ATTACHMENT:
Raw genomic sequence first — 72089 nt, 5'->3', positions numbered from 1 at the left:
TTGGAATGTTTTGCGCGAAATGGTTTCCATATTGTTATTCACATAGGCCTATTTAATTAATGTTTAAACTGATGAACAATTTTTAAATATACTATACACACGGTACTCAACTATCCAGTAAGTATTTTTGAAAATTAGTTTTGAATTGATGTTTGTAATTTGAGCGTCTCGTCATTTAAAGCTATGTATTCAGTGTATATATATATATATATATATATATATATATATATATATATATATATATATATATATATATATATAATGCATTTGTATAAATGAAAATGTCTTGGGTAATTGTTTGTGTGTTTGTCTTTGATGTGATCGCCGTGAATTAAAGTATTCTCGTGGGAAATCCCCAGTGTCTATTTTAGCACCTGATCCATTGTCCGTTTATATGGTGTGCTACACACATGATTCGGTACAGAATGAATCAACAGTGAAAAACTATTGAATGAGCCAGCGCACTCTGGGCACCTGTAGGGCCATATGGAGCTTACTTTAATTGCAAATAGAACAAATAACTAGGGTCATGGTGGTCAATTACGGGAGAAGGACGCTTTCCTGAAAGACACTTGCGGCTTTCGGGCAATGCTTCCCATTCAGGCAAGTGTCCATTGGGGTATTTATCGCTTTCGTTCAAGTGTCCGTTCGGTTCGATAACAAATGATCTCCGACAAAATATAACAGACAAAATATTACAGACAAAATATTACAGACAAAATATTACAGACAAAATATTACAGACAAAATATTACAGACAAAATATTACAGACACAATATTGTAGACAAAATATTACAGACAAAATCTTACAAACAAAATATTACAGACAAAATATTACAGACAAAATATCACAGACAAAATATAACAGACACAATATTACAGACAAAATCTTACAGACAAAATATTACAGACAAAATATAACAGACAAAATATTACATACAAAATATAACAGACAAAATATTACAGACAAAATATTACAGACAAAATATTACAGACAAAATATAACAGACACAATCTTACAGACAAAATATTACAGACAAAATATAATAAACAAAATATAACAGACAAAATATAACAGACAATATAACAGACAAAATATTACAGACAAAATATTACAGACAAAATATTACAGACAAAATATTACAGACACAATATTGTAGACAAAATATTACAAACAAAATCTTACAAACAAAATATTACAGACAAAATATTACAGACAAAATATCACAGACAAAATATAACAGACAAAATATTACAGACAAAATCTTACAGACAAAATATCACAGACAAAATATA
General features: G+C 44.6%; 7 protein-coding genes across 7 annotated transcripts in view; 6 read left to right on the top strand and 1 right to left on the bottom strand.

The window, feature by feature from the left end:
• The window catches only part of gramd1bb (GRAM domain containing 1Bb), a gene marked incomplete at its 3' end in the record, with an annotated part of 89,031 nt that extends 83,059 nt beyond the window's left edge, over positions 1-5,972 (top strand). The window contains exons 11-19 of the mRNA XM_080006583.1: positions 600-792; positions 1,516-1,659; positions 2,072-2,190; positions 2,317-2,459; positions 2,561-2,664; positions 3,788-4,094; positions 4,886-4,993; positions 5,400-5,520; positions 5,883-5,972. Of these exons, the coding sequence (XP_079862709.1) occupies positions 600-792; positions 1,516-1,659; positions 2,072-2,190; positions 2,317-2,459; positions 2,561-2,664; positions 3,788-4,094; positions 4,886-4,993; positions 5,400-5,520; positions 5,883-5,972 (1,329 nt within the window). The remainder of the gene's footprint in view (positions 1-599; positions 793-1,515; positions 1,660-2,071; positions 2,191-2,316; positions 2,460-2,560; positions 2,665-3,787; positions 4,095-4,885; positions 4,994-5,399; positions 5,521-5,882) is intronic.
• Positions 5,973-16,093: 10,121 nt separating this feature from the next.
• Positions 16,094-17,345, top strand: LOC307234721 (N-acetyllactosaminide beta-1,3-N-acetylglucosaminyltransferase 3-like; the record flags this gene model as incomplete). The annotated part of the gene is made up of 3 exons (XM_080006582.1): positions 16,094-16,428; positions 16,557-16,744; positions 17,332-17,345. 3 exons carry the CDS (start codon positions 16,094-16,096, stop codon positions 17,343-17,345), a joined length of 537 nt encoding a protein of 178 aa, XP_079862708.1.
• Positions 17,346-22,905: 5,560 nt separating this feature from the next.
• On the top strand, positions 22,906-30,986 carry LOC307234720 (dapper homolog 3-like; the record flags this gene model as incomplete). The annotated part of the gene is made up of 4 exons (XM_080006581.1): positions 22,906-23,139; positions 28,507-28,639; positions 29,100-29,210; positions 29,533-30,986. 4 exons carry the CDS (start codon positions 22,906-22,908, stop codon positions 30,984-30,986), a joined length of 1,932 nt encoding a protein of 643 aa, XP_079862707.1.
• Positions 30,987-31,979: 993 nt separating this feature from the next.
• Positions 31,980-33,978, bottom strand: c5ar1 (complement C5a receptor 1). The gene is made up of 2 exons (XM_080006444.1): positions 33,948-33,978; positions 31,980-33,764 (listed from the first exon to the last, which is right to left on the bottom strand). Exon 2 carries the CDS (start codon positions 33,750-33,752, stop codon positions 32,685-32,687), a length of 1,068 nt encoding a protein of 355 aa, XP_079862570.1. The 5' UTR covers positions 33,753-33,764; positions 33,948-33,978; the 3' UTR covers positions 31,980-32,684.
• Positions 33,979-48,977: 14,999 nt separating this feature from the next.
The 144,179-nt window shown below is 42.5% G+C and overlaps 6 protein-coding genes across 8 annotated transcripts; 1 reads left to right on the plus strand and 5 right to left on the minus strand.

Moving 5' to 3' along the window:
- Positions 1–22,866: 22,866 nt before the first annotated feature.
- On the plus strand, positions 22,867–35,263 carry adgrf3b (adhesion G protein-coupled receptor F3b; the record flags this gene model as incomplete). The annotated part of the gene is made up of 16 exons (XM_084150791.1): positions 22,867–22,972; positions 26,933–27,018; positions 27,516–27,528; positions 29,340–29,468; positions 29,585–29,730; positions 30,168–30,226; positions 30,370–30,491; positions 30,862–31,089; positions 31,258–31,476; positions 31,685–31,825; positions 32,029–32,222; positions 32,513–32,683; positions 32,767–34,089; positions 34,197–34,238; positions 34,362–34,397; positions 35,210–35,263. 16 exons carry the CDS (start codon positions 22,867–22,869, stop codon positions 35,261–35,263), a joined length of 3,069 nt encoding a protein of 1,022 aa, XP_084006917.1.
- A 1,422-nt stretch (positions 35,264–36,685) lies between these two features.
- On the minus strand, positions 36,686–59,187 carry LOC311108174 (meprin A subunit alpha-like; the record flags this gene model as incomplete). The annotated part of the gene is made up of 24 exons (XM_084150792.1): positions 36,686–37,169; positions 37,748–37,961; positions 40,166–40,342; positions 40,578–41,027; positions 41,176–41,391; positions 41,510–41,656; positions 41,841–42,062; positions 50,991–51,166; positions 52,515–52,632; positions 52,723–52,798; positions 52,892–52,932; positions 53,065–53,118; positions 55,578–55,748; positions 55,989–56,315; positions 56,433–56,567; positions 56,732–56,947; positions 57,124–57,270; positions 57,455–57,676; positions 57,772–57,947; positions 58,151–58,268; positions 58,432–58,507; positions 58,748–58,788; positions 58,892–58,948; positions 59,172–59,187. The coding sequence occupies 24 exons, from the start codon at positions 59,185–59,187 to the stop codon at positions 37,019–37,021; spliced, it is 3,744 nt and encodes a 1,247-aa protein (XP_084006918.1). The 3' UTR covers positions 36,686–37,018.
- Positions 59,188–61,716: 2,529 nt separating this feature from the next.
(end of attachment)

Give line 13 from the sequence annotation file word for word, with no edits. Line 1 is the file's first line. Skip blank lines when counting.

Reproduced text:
The 144,179-nt window shown below is 42.5% G+C and overlaps 6 protein-coding genes across 8 annotated transcripts; 1 reads left to right on the plus strand and 5 right to left on the minus strand.